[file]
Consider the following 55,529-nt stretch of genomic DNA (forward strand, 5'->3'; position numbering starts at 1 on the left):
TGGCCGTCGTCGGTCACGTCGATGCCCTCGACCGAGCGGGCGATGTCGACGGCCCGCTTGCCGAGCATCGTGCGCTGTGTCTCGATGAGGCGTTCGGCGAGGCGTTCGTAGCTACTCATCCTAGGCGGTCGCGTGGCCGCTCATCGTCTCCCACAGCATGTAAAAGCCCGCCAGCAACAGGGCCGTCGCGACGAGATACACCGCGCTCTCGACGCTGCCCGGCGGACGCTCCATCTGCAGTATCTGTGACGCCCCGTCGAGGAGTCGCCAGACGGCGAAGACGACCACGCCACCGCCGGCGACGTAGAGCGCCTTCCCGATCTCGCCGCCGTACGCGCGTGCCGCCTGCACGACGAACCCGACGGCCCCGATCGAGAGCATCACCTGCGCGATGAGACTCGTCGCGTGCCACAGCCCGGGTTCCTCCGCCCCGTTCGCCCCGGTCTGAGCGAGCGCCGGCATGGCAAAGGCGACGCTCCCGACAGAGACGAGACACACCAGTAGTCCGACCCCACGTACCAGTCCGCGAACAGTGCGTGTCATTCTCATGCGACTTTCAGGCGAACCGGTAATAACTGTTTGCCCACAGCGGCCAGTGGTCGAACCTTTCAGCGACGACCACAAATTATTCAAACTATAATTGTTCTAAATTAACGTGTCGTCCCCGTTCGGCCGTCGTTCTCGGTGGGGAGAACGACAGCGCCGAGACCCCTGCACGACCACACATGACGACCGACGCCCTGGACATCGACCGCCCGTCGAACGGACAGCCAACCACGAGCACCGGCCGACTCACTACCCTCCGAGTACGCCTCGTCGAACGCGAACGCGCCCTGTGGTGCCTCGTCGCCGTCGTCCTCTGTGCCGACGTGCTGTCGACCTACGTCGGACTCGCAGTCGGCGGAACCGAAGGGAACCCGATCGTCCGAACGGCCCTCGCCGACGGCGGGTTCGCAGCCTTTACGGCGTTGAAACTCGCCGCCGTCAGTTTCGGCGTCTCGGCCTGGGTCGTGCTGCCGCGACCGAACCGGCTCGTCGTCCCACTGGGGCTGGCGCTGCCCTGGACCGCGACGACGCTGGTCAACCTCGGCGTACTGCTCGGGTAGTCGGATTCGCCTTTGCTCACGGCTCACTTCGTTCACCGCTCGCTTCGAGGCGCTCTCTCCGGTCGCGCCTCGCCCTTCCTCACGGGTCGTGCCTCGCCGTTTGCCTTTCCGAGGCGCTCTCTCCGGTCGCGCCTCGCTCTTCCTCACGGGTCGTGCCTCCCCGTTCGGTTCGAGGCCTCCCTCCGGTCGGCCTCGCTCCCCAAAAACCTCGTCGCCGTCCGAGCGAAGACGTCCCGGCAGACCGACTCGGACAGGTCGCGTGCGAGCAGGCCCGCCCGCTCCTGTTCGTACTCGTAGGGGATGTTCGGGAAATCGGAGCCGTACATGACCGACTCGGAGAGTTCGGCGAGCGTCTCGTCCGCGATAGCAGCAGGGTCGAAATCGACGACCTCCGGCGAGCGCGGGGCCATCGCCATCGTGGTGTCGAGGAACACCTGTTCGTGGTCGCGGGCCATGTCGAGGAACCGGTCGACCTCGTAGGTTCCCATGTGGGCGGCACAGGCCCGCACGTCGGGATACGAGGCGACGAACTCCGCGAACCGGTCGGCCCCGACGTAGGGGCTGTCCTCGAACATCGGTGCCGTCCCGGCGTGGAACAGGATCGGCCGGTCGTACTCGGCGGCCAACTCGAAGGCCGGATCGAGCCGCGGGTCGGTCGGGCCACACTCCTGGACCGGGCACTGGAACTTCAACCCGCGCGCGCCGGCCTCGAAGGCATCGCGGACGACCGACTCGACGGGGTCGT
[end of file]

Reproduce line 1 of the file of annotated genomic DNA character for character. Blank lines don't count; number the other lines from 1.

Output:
Consider the following 55,529-nt stretch of genomic DNA (forward strand, 5'->3'; position numbering starts at 1 on the left):